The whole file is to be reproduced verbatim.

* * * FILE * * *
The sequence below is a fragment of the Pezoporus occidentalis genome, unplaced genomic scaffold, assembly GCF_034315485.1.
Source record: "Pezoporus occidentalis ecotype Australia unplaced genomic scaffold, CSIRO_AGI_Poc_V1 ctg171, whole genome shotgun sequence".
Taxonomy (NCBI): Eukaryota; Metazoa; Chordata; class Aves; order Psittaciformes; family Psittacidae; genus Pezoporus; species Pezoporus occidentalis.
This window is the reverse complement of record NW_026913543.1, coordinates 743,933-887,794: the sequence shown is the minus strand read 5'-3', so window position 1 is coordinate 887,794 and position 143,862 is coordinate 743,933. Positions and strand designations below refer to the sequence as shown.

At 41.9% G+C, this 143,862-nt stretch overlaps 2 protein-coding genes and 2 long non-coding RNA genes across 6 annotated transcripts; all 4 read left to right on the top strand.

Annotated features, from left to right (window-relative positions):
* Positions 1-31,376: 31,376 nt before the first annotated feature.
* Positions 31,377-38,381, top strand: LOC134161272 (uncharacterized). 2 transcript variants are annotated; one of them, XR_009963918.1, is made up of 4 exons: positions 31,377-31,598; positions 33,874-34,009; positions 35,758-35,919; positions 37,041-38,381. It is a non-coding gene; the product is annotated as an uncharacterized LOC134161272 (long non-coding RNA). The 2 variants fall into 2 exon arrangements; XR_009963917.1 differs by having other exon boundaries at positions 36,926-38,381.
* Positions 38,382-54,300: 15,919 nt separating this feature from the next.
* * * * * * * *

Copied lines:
The sequence below is a fragment of the Pezoporus occidentalis genome, unplaced genomic scaffold, assembly GCF_034315485.1.
Source record: "Pezoporus occidentalis ecotype Australia unplaced genomic scaffold, CSIRO_AGI_Poc_V1 ctg171, whole genome shotgun sequence".
Taxonomy (NCBI): Eukaryota; Metazoa; Chordata; class Aves; order Psittaciformes; family Psittacidae; genus Pezoporus; species Pezoporus occidentalis.
This window is the reverse complement of record NW_026913543.1, coordinates 743,933-887,794: the sequence shown is the minus strand read 5'-3', so window position 1 is coordinate 887,794 and position 143,862 is coordinate 743,933. Positions and strand designations below refer to the sequence as shown.

At 41.9% G+C, this 143,862-nt stretch overlaps 2 protein-coding genes and 2 long non-coding RNA genes across 6 annotated transcripts; all 4 read left to right on the top strand.

Annotated features, from left to right (window-relative positions):
* Positions 1-31,376: 31,376 nt before the first annotated feature.
* Positions 31,377-38,381, top strand: LOC134161272 (uncharacterized). 2 transcript variants are annotated; one of them, XR_009963918.1, is made up of 4 exons: positions 31,377-31,598; positions 33,874-34,009; positions 35,758-35,919; positions 37,041-38,381. It is a non-coding gene; the product is annotated as an uncharacterized LOC134161272 (long non-coding RNA). The 2 variants fall into 2 exon arrangements; XR_009963917.1 differs by having other exon boundaries at positions 36,926-38,381.
* Positions 38,382-54,300: 15,919 nt separating this feature from the next.